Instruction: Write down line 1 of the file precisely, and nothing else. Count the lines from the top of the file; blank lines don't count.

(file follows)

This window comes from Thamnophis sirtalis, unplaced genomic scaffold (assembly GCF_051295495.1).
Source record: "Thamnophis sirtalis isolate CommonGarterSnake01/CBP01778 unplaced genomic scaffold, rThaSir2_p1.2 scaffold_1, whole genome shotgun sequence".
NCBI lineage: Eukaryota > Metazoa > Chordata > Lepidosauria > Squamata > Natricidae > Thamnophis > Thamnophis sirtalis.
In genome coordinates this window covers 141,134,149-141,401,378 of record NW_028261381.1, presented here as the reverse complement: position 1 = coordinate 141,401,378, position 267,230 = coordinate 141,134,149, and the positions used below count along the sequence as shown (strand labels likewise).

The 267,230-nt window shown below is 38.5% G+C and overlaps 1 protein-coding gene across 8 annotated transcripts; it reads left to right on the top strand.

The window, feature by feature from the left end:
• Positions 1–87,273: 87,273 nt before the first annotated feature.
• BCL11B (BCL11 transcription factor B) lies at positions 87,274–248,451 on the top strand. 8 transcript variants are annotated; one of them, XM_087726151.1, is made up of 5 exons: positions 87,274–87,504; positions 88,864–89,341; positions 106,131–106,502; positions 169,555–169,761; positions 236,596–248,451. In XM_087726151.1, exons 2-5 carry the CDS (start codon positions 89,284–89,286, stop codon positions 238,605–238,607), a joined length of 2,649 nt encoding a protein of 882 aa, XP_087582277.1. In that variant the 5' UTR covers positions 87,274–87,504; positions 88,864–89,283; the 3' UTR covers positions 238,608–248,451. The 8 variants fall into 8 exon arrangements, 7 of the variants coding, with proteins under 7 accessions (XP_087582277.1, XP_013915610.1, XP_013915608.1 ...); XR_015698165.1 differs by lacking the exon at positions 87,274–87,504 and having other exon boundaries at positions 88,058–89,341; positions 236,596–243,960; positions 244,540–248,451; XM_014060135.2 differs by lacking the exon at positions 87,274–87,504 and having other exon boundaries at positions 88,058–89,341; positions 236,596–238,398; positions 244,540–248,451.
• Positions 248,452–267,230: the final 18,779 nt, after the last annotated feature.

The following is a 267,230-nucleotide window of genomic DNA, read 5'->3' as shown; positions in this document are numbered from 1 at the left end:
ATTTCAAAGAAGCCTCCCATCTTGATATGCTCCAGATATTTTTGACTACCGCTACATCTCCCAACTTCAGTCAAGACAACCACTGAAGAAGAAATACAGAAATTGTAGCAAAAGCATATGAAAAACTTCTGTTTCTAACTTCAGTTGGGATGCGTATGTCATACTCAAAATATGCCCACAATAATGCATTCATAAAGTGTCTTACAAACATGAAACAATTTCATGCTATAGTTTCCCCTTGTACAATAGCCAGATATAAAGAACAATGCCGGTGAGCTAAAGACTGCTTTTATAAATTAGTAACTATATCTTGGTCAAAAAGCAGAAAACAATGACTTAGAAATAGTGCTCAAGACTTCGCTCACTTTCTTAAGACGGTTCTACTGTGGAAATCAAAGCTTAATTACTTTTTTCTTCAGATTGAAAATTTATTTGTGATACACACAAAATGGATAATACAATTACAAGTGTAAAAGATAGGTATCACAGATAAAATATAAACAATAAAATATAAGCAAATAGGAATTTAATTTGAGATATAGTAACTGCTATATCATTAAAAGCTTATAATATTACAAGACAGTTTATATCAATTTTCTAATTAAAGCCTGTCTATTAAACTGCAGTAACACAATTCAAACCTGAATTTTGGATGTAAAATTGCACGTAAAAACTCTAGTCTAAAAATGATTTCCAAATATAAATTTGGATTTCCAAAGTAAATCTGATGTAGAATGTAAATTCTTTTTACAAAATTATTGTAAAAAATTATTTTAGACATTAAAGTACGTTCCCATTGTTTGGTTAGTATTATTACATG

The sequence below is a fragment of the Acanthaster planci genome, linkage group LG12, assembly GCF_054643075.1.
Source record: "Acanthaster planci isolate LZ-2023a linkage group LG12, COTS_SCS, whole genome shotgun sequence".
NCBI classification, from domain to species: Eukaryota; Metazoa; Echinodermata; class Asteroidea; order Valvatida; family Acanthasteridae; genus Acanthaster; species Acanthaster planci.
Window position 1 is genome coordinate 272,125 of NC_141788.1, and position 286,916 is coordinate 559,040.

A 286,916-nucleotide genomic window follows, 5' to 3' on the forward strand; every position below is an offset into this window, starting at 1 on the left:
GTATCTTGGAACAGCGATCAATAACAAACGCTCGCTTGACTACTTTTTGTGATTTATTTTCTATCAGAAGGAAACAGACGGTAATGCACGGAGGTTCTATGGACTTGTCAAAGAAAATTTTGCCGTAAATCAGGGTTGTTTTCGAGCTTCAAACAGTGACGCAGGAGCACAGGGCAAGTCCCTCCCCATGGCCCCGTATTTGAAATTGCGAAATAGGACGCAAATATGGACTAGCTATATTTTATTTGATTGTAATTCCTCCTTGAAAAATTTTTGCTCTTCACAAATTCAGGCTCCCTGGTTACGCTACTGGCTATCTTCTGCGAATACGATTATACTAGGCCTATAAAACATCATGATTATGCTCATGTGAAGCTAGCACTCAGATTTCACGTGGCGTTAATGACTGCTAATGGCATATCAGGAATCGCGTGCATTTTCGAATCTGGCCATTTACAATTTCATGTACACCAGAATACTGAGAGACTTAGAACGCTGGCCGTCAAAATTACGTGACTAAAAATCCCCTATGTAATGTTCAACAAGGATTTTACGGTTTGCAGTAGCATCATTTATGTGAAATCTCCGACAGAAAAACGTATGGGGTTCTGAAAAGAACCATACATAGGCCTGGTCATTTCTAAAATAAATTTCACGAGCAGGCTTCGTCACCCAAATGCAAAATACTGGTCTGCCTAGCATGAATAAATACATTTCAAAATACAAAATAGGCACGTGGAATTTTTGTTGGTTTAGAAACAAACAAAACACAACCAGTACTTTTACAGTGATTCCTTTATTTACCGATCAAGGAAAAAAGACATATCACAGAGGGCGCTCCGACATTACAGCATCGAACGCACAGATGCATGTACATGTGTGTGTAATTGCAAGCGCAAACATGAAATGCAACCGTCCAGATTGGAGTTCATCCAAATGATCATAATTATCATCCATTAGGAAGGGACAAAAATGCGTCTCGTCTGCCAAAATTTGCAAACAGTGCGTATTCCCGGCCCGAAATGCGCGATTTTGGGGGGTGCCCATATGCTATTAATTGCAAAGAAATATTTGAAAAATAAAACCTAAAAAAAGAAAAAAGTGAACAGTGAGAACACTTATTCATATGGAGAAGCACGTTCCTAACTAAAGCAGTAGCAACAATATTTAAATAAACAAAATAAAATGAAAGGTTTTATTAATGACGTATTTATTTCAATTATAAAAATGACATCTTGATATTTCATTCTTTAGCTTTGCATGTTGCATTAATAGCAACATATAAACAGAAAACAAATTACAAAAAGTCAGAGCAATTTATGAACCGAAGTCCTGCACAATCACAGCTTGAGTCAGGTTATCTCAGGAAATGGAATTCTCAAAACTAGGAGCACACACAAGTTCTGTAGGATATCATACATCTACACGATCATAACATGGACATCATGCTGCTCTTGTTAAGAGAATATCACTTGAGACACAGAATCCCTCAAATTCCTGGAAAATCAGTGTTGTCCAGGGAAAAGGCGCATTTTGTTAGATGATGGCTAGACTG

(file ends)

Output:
This window comes from Thamnophis sirtalis, unplaced genomic scaffold (assembly GCF_051295495.1).